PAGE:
The Sand Warrior (5 Worlds, #1) by Mark Siegel and Alexis Siegel, illustrated by Xanthe Bouma, Matt Rockefeller and Boya Sun, Random House, 2017. 9781101935866

Format: Hardcover

Rating: 1-5 (5 is an excellent or a Starred review) 3

Genre:  Fantasy/graphic novel
What did you like about the book? Young Oona Lee is a student at the prestigious Sand Dancer Academy on Mon Domani, the center of culture and history of all the five worlds. As everyone reminds her, she is not nearly as successful as her big sister, who is now missing. When another planet, Toki, tries to conquer Mon Domani and destroy the precious life there, Oona knows she has to act fast to find her sister and save her world. She teams up with An Tzu, a slum-dweller, and Jax Amboy, a superstar athlete, and the three set out across the 5 worlds to save them all. High fantasy with complex magic and societies. Gorgeous illustrations in a truly beguiling color palette, with diverse characters and non-stop action and adventure. Although Oona and her friends are fighting Toki’s plans for world domination, peace and environmental preservation are the aims of the young people. Readers will find the characters and their quests relatable and exciting.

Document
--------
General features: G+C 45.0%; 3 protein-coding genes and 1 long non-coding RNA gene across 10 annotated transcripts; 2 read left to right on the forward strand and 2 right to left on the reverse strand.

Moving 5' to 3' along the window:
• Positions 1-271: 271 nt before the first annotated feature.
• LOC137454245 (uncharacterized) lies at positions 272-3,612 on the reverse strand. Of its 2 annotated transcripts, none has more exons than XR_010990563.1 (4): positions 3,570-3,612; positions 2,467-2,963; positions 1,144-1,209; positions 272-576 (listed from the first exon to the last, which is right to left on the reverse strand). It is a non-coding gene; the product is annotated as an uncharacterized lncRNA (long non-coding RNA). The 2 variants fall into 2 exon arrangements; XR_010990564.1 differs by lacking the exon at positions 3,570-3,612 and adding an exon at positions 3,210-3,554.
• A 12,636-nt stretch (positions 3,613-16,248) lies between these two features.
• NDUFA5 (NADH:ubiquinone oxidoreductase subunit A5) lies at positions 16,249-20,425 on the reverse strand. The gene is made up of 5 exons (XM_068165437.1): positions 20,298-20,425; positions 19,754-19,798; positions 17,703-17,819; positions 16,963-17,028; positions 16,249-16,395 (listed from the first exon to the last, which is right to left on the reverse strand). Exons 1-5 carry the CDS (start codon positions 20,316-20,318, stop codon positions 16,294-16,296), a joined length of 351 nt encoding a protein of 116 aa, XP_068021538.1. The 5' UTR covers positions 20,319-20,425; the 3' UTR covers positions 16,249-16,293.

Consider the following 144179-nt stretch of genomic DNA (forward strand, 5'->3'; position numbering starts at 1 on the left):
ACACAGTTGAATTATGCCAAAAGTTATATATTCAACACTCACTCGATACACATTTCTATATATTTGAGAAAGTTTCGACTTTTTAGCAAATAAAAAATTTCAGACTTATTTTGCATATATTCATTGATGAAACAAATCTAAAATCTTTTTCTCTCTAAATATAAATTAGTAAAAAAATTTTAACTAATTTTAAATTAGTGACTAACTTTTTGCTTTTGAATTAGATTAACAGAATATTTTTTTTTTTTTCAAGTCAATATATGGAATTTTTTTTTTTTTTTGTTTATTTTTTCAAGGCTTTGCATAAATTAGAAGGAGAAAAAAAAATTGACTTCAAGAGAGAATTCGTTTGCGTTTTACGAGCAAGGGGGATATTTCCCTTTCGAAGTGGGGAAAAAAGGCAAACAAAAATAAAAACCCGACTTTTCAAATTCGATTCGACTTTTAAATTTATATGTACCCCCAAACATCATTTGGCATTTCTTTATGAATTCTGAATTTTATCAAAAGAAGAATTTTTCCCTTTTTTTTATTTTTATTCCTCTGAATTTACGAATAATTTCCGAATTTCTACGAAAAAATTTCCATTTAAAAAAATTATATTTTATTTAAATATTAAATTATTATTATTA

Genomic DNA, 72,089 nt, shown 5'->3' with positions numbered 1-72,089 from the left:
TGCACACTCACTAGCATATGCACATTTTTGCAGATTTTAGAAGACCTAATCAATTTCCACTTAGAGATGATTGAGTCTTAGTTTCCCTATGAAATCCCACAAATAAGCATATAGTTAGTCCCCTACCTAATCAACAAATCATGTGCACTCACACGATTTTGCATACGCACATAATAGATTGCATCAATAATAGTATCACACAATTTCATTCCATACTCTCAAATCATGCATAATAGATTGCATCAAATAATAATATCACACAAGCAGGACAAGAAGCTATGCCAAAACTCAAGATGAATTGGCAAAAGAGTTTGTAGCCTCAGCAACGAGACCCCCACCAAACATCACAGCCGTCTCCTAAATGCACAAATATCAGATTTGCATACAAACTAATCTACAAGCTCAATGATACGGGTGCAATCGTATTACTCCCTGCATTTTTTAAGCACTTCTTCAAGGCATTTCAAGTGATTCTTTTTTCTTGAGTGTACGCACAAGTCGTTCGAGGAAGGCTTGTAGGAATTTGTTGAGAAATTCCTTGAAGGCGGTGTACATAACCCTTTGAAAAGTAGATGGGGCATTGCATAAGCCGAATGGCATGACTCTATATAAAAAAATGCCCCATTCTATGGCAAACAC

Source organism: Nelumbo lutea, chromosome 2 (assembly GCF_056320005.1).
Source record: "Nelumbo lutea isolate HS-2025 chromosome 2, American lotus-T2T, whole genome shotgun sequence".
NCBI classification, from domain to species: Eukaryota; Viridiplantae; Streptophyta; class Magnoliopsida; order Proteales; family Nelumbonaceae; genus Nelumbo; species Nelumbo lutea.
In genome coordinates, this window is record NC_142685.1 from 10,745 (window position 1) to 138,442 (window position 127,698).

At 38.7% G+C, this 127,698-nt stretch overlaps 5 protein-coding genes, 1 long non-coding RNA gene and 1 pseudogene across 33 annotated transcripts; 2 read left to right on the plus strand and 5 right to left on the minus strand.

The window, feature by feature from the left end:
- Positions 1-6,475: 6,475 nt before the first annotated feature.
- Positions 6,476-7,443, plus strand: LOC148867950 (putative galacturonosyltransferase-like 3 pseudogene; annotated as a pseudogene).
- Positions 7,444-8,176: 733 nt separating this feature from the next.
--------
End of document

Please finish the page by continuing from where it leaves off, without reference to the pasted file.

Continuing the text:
Anything you didn’t like about it? It took study of the endpapers and flap copy to understand the 5 worlds.

To whom would you recommend this book?  Offer this to kids age 9-12 who liked Hatke’s Zita the Space Girl and Winick’s Hilo.

Who should buy this book? Elementary, middle school and public libraries

Where would you shelve it ? Graphic novels

Should we (librarians/readers) put this on the top of our “to read” piles? No

Reviewer’s Name, Library (or school), City and State: Stephanie Tournas, Robbins Library, Arlington, MA

Date of review: May 28, 2017